Matt Damon’s down-to-earth appearance landed him that leading man role. “Among stars of his age who can bring a decent budget, there’s really only Matt Damon. He’s a wonderful movie star who looks like a human being; he doesn’t necessarily look like a movie star. He looks like someone I might have known in Omaha,” says Payne.

Locals Act With A-Listers

Casting award-winning celebrities to play schnooks is not what makes Payne’s projects feel so authentically awkward that comes from his ability to round out the supporting roles with real faces. “All of my films are a combination of highly seasoned, professional actors, who typically live in Los Angeles or New York; local nonprofessional actors who do community theater, local commercials, that sort of thing. And then there are the non-actors, people really off the street or in the case of “Nebraska,” off the farm, whom John Jackson, my casting director, and I make a point of finding,” Payne explains. For “Nebraska,” Payne says, “it took over a year of casting to find those retired farmers who play Bruce Dern’s character’s brothers and their wives. It was a lengthy process of putting out casting notices on rural radio after the farm report or in small-town newspapers.”

Hollywood is the furthest thing from the mind of those hardworking Nebraskan farmers, which is why Payne says, “We targeted their kids — in their 40s, 50s, 60s — who might go over to their folks’ house on a Sunday and say, ‘Hey, look at this; I read this. Come on, just for a hoot, let me put you on my iPhone reading these lines of dialogue and let me email it to Omaha.’” It worked. “Slowly but surely, over months, some of those [auditions] began to trickle in, and that’s how we began to assemble the cast. So, there are many people in the film who had never even been in a high school play,” says Payne. “At the same time, we’re trying to find non-actors who can reliably present an unselfconscious version of themselves when the camera is running. I also have to ensure that the professionals coming from the coasts are believable in that same setting.”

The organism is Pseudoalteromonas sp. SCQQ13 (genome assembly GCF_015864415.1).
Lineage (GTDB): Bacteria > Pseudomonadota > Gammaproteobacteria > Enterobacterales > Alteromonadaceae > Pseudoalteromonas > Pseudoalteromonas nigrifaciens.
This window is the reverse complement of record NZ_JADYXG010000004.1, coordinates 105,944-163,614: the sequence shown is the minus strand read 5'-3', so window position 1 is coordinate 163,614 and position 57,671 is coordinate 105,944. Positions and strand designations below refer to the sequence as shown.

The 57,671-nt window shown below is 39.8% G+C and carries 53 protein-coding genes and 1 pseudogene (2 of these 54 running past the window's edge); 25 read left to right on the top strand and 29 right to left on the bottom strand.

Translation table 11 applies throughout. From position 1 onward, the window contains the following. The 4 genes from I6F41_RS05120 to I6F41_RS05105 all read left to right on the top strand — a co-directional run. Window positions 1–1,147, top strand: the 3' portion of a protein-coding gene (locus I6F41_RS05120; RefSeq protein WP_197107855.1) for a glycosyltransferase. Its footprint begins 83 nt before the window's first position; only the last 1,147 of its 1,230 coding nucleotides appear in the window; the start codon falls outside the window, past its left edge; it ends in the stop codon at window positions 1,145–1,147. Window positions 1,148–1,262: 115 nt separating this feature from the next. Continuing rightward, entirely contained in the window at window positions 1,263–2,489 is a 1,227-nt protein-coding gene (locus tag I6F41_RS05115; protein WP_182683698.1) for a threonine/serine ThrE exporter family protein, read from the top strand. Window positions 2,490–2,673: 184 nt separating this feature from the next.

While filming “About Schmidt,” Payne recalls one such occasion, “Jack Nicholson is ordering a Dilly Bar from a Dairy Queen in Omaha. And there he is, acting in a 45-second scene up against the gal who actually worked at that Dairy Queen. I had to make sure that she was going to be bulletproof when the camera is running, when she’s surrounded by lights, technicians, the trucks, and all the movie-making machinery. But at the same time, you have to make sure the highly seasoned professional actors act flatter than they might in other films because real life is flatter than what we see in movies and theater and that’s the vibe I want in the films.” Flatter, indeed, fits for Nebraska.

There’s No Place Like Home

“I still live there a lot of the time, and also, it’s kind of funny to shoot there,” says Payne. Both of his Academy Award statuettes live, all of the time, amongst his assorted Nebraska memorabilia. “I have a massive collection of Old Omaha postcards,” he says. “Some of these are one-of-a-kind glimpses into yesterday.”

Payne says one of his dream projects would take place in old downtown Omaha using digital technology to recreate the past. “I just need the right screenplay,” he says.